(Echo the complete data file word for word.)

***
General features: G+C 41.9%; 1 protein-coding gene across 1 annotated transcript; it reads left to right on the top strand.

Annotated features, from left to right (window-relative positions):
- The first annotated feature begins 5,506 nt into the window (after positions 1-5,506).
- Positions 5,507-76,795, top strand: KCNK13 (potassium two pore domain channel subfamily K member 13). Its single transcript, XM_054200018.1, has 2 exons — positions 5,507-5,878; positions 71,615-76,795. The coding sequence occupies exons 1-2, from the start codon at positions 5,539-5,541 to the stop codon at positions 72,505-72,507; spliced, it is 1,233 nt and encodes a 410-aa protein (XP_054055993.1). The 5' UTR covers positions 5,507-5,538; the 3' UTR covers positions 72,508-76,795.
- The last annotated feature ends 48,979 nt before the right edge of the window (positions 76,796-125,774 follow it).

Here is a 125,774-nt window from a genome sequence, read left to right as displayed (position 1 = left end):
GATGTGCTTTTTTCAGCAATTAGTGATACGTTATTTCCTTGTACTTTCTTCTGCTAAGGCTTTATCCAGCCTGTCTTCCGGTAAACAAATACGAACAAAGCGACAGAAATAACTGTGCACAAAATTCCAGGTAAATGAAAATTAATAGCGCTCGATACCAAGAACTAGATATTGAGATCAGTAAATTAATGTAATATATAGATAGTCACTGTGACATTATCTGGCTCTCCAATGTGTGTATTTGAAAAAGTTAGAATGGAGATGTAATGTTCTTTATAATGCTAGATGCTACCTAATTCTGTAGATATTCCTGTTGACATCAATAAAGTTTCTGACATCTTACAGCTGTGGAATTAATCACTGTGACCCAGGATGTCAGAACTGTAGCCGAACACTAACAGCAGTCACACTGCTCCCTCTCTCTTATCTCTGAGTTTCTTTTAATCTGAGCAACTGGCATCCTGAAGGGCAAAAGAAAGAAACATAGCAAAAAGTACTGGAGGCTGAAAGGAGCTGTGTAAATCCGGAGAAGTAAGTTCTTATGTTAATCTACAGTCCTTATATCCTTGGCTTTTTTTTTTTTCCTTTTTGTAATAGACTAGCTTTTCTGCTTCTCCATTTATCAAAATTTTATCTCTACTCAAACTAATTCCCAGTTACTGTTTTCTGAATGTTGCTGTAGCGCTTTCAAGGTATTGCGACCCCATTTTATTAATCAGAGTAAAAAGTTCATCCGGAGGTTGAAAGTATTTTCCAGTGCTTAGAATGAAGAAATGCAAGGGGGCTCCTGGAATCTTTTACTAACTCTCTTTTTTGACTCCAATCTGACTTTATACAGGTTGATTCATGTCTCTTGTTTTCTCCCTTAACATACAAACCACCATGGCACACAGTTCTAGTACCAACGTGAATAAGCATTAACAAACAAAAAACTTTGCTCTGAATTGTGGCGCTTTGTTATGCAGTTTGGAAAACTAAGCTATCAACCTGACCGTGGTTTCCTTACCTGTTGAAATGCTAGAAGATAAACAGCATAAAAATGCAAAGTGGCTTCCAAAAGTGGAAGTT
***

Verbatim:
General features: G+C 41.9%; 1 protein-coding gene across 1 annotated transcript; it reads left to right on the top strand.

Annotated features, from left to right (window-relative positions):
- The first annotated feature begins 5,506 nt into the window (after positions 1-5,506).
- Positions 5,507-76,795, top strand: KCNK13 (potassium two pore domain channel subfamily K member 13). Its single transcript, XM_054200018.1, has 2 exons — positions 5,507-5,878; positions 71,615-76,795. The coding sequence occupies exons 1-2, from the start codon at positions 5,539-5,541 to the stop codon at positions 72,505-72,507; spliced, it is 1,233 nt and encodes a 410-aa protein (XP_054055993.1). The 5' UTR covers positions 5,507-5,538; the 3' UTR covers positions 72,508-76,795.
- The last annotated feature ends 48,979 nt before the right edge of the window (positions 76,796-125,774 follow it).

Here is a 125,774-nt window from a genome sequence, read left to right as displayed (position 1 = left end):
GATGTGCTTTTTTCAGCAATTAGTGATACGTTATTTCCTTGTACTTTCTTCTGCTAAGGCTTTATCCAGCCTGTCTTCCGGTAAACAAATACGAACAAAGCGACAGAAATAACTGTGCACAAAATTCCAGGTAAATGAAAATTAATAGCGCTCGATACCAAGAACTAGATATTGAGATCAGTAAATTAATGTAATATATAGATAGTCACTGTGACATTATCTGGCTCTCCAATGTGTGTATTTGAAAAAGTTAGAATGGAGATGTAATGTTCTTTATAATGCTAGATGCTACCTAATTCTGTAGATATTCCTGTTGACATCAATAAAGTTTCTGACATCTTACAGCTGTGGAATTAATCACTGTGACCCAGGATGTCAGAACTGTAGCCGAACACTAACAGCAGTCACACTGCTCCCTCTCTCTTATCTCTGAGTTTCTTTTAATCTGAGCAACTGGCATCCTGAAGGGCAAAAGAAAGAAACATAGCAAAAAGTACTGGAGGCTGAAAGGAGCTGTGTAAATCCGGAGAAGTAAGTTCTTATGTTAATCTACAGTCCTTATATCCTTGGCTTTTTTTTTTTTCCTTTTTGTAATAGACTAGCTTTTCTGCTTCTCCATTTATCAAAATTTTATCTCTACTCAAACTAATTCCCAGTTACTGTTTTCTGAATGTTGCTGTAGCGCTTTCAAGGTATTGCGACCCCATTTTATTAATCAGAGTAAAAAGTTCATCCGGAGGTTGAAAGTATTTTCCAGTGCTTAGAATGAAGAAATGCAAGGGGGCTCCTGGAATCTTTTACTAACTCTCTTTTTTGACTCCAATCTGACTTTATACAGGTTGATTCATGTCTCTTGTTTTCTCCCTTAACATACAAACCACCATGGCACACAGTTCTAGTACCAACGTGAATAAGCATTAACAAACAAAAAACTTTGCTCTGAATTGTGGCGCTTTGTTATGCAGTTTGGAAAACTAAGCTATCAACCTGACCGTGGTTTCCTTACCTGTTGAAATGCTAGAAGATAAACAGCATAAAAATGCAAAGTGGCTTCCAAAAGTGGAAGTT